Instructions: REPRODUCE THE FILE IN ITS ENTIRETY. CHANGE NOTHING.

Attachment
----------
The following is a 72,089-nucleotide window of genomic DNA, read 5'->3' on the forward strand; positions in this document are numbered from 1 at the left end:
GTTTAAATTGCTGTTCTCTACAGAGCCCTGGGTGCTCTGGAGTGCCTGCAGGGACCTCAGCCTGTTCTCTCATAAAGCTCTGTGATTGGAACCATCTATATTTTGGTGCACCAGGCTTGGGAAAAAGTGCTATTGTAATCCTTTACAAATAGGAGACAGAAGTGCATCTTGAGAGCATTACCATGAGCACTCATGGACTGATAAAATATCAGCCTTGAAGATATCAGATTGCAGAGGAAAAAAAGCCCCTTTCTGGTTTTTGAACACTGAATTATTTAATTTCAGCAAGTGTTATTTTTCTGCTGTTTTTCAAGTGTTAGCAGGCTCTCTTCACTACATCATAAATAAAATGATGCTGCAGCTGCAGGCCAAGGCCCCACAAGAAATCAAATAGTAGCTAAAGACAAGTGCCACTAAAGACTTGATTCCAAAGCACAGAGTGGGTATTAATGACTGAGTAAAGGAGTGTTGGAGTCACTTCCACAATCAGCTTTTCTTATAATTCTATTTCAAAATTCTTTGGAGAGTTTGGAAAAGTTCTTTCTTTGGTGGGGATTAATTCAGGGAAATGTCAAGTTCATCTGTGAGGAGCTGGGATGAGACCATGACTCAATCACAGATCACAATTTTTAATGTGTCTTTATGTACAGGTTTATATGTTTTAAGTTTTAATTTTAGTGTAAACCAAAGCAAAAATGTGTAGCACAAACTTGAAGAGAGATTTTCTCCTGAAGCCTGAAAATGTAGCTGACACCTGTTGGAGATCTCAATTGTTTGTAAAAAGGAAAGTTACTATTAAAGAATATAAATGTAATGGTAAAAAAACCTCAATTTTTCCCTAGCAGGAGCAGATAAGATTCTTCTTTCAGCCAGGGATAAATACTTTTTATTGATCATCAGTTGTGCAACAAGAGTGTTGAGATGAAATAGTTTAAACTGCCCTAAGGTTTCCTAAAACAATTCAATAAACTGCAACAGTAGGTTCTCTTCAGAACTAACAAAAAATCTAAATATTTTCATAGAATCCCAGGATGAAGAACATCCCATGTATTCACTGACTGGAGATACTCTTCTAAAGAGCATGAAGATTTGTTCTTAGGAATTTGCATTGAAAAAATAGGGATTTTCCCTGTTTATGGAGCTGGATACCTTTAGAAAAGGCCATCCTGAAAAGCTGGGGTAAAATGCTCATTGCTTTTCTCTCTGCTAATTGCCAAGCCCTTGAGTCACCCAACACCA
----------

The following is a 72,089-nucleotide window of genomic DNA, read 5'->3' on the forward strand; positions in this document are numbered from 1 at the left end:
GTTTAAATTGCTGTTCTCTACAGAGCCCTGGGTGCTCTGGAGTGCCTGCAGGGACCTCAGCCTGTTCTCTCATAAAGCTCTGTGATTGGAACCATCTATATTTTGGTGCACCAGGCTTGGGAAAAAGTGCTATTGTAATCCTTTACAAATAGGAGACAGAAGTGCATCTTGAGAGCATTACCATGAGCACTCATGGACTGATAAAATATCAGCCTTGAAGATATCAGATTGCAGAGGAAAAAAAGCCCCTTTCTGGTTTTTGAACACTGAATTATTTAATTTCAGCAAGTGTTATTTTTCTGCTGTTTTTCAAGTGTTAGCAGGCTCTCTTCACTACATCATAAATAAAATGATGCTGCAGCTGCAGGCCAAGGCCCCACAAGAAATCAAATAGTAGCTAAAGACAAGTGCCACTAAAGACTTGATTCCAAAGCACAGAGTGGGTATTAATGACTGAGTAAAGGAGTGTTGGAGTCACTTCCACAATCAGCTTTTCTTATAATTCTATTTCAAAATTCTTTGGAGAGTTTGGAAAAGTTCTTTCTTTGGTGGGGATTAATTCAGGGAAATGTCAAGTTCATCTGTGAGGAGCTGGGATGAGACCATGACTCAATCACAGATCACAATTTTTAATGTGTCTTTATGTACAGGTTTATATGTTTTAAGTTTTAATTTTAGTGTAAACCAAAGCAAAAATGTGTAGCACAAACTTGAAGAGAGATTTTCTCCTGAAGCCTGAAAATGTAGCTGACACCTGTTGGAGATCTCAATTGTTTGTAAAAAGGAAAGTTACTATTAAAGAATATAAATGTAATGGTAAAAAAACCTCAATTTTTCCCTAGCAGGAGCAGATAAGATTCTTCTTTCAGCCAGGGATAAATACTTTTTATTGATCATCAGTTGTGCAACAAGAGTGTTGAGATGAAATAGTTTAAACTGCCCTAAGGTTTCCTAAAACAATTCAATAAACTGCAACAGTAGGTTCTCTTCAGAACTAACAAAAAATCTAAATATTTTCATAGAATCCCAGGATGAAGAACATCCCATGTATTCACTGACTGGAGATACTCTTCTAAAGAGCATGAAGATTTGTTCTTAGGAATTTGCATTGAAAAAATAGGGATTTTCCCTGTTTATGGAGCTGGATACCTTTAGAAAAGGCCATCCTGAAAAGCTGGGGTAAAATGCTCATTGCTTTTCTCTCTGCTAATTGCCAAGCCCTTGAGTCACCCAACACCA